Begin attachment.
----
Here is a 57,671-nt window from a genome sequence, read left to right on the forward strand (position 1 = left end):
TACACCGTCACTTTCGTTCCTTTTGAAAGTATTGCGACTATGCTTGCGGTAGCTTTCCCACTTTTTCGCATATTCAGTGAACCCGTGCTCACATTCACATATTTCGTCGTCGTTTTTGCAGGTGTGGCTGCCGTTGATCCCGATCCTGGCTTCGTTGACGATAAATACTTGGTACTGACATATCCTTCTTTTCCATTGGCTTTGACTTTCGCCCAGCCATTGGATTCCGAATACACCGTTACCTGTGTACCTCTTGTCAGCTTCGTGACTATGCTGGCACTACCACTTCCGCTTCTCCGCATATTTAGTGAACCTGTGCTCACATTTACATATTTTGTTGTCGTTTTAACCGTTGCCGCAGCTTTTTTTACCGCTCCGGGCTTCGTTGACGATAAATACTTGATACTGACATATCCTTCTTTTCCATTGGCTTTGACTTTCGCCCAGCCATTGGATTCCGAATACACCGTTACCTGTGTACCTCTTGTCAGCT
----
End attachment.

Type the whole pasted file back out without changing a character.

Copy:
Here is a 57,671-nt window from a genome sequence, read left to right on the forward strand (position 1 = left end):
TACACCGTCACTTTCGTTCCTTTTGAAAGTATTGCGACTATGCTTGCGGTAGCTTTCCCACTTTTTCGCATATTCAGTGAACCCGTGCTCACATTCACATATTTCGTCGTCGTTTTTGCAGGTGTGGCTGCCGTTGATCCCGATCCTGGCTTCGTTGACGATAAATACTTGGTACTGACATATCCTTCTTTTCCATTGGCTTTGACTTTCGCCCAGCCATTGGATTCCGAATACACCGTTACCTGTGTACCTCTTGTCAGCTTCGTGACTATGCTGGCACTACCACTTCCGCTTCTCCGCATATTTAGTGAACCTGTGCTCACATTTACATATTTTGTTGTCGTTTTAACCGTTGCCGCAGCTTTTTTTACCGCTCCGGGCTTCGTTGACGATAAATACTTGATACTGACATATCCTTCTTTTCCATTGGCTTTGACTTTCGCCCAGCCATTGGATTCCGAATACACCGTTACCTGTGTACCTCTTGTCAGCT